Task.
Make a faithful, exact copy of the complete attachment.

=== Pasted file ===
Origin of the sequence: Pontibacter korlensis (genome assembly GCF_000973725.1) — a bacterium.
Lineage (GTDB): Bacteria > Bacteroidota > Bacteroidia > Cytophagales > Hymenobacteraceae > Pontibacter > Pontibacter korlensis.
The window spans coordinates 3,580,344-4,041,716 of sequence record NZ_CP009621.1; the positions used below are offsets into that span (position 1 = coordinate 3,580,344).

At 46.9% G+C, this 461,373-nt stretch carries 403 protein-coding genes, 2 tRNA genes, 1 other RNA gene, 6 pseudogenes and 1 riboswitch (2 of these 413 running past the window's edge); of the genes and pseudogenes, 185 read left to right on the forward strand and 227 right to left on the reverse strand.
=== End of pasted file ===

Origin of the sequence: Pontibacter korlensis (genome assembly GCF_000973725.1) — a bacterium.
Lineage (GTDB): Bacteria > Bacteroidota > Bacteroidia > Cytophagales > Hymenobacteraceae > Pontibacter > Pontibacter korlensis.
The window spans coordinates 3,580,344-4,041,716 of sequence record NZ_CP009621.1; the positions used below are offsets into that span (position 1 = coordinate 3,580,344).

At 46.9% G+C, this 461,373-nt stretch carries 403 protein-coding genes, 2 tRNA genes, 1 other RNA gene, 6 pseudogenes and 1 riboswitch (2 of these 413 running past the window's edge); of the genes and pseudogenes, 185 read left to right on the forward strand and 227 right to left on the reverse strand.